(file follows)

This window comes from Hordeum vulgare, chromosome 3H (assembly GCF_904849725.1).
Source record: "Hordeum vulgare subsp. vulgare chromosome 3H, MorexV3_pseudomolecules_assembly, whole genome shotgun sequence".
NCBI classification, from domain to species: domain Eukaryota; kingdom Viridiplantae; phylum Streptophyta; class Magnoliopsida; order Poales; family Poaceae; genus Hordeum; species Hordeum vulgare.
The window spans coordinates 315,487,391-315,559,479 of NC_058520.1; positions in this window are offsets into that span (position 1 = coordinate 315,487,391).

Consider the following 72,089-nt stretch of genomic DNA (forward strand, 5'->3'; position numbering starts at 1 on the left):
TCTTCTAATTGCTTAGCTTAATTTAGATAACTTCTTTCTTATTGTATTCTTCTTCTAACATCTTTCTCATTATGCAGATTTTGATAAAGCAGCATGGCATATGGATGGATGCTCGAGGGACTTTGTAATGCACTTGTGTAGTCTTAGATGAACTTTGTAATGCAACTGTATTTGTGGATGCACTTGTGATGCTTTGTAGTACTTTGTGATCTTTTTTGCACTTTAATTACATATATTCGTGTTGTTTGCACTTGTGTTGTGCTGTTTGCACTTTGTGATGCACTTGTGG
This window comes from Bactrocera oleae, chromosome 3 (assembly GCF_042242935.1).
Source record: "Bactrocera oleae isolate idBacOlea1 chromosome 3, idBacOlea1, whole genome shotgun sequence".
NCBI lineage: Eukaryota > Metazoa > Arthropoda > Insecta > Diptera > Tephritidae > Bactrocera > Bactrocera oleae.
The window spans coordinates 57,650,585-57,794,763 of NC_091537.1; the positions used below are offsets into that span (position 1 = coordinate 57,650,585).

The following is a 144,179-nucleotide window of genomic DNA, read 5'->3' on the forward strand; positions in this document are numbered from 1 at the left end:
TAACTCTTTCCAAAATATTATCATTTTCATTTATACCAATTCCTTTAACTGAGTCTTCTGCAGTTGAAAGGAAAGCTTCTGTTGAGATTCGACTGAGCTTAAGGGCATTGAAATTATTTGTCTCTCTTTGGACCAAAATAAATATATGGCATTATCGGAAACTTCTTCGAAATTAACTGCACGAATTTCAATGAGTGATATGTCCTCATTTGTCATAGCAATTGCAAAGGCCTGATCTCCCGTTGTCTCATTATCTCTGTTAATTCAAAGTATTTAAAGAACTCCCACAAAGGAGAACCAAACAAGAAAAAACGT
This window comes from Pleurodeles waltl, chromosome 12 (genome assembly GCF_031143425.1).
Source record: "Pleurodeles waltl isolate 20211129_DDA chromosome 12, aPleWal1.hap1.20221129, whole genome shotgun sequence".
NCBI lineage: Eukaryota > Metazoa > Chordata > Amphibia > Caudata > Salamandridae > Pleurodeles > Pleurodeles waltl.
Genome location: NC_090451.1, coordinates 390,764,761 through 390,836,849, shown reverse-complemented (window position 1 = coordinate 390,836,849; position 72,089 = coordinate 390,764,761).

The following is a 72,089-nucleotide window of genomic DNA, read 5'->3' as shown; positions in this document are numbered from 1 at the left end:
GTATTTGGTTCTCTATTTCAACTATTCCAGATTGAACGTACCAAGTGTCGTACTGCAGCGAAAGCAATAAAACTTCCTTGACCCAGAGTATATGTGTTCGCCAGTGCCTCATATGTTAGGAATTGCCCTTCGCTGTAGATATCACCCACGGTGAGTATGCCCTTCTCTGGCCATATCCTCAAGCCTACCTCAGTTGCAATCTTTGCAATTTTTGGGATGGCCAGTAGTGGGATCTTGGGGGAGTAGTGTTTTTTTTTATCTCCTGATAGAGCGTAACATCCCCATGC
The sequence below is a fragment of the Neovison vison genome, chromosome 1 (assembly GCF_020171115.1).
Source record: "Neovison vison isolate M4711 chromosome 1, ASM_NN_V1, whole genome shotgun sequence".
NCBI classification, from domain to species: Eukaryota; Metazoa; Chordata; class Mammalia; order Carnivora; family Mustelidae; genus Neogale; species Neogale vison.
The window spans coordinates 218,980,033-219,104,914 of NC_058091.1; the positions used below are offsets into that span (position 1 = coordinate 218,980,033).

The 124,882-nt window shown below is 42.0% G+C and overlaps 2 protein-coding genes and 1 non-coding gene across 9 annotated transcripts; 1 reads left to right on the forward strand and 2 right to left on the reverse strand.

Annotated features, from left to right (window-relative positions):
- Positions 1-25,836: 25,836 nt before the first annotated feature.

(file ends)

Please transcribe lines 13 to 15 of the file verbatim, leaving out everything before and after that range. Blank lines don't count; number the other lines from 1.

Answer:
This window comes from Pleurodeles waltl, chromosome 12 (genome assembly GCF_031143425.1).
Source record: "Pleurodeles waltl isolate 20211129_DDA chromosome 12, aPleWal1.hap1.20221129, whole genome shotgun sequence".
NCBI lineage: Eukaryota > Metazoa > Chordata > Amphibia > Caudata > Salamandridae > Pleurodeles > Pleurodeles waltl.